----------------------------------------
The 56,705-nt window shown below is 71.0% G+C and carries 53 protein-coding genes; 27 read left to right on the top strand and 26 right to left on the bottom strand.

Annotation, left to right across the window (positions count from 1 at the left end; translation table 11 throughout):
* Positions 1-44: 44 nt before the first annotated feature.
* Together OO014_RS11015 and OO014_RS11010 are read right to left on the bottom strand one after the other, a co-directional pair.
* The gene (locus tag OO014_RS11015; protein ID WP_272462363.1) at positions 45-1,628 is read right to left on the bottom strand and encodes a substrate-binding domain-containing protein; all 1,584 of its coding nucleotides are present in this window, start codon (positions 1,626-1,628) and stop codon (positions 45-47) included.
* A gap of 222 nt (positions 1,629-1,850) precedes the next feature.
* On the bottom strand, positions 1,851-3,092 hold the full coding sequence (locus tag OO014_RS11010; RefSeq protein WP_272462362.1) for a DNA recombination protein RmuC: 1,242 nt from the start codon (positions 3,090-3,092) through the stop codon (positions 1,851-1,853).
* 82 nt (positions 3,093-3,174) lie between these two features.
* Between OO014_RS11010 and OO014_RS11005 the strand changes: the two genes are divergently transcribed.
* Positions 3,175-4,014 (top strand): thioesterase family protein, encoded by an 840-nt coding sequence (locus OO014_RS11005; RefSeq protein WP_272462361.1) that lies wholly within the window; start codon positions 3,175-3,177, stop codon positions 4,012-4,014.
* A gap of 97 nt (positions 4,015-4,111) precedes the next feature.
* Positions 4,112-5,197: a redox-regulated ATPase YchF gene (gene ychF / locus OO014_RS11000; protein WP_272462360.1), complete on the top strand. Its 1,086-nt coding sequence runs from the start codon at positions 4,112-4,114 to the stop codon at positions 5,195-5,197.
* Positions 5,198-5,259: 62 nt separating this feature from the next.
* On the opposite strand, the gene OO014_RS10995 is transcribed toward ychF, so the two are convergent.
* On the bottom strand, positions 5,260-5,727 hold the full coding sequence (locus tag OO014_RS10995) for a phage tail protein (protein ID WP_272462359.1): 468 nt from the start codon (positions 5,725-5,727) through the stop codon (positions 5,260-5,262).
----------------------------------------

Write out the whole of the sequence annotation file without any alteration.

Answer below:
The 56,705-nt window shown below is 71.0% G+C and carries 53 protein-coding genes; 27 read left to right on the top strand and 26 right to left on the bottom strand.

Annotation, left to right across the window (positions count from 1 at the left end; translation table 11 throughout):
* Positions 1-44: 44 nt before the first annotated feature.
* Together OO014_RS11015 and OO014_RS11010 are read right to left on the bottom strand one after the other, a co-directional pair.
* The gene (locus tag OO014_RS11015; protein ID WP_272462363.1) at positions 45-1,628 is read right to left on the bottom strand and encodes a substrate-binding domain-containing protein; all 1,584 of its coding nucleotides are present in this window, start codon (positions 1,626-1,628) and stop codon (positions 45-47) included.
* A gap of 222 nt (positions 1,629-1,850) precedes the next feature.
* On the bottom strand, positions 1,851-3,092 hold the full coding sequence (locus tag OO014_RS11010; RefSeq protein WP_272462362.1) for a DNA recombination protein RmuC: 1,242 nt from the start codon (positions 3,090-3,092) through the stop codon (positions 1,851-1,853).
* 82 nt (positions 3,093-3,174) lie between these two features.
* Between OO014_RS11010 and OO014_RS11005 the strand changes: the two genes are divergently transcribed.
* Positions 3,175-4,014 (top strand): thioesterase family protein, encoded by an 840-nt coding sequence (locus OO014_RS11005; RefSeq protein WP_272462361.1) that lies wholly within the window; start codon positions 3,175-3,177, stop codon positions 4,012-4,014.
* A gap of 97 nt (positions 4,015-4,111) precedes the next feature.
* Positions 4,112-5,197: a redox-regulated ATPase YchF gene (gene ychF / locus OO014_RS11000; protein WP_272462360.1), complete on the top strand. Its 1,086-nt coding sequence runs from the start codon at positions 4,112-4,114 to the stop codon at positions 5,195-5,197.
* Positions 5,198-5,259: 62 nt separating this feature from the next.
* On the opposite strand, the gene OO014_RS10995 is transcribed toward ychF, so the two are convergent.
* On the bottom strand, positions 5,260-5,727 hold the full coding sequence (locus tag OO014_RS10995) for a phage tail protein (protein ID WP_272462359.1): 468 nt from the start codon (positions 5,725-5,727) through the stop codon (positions 5,260-5,262).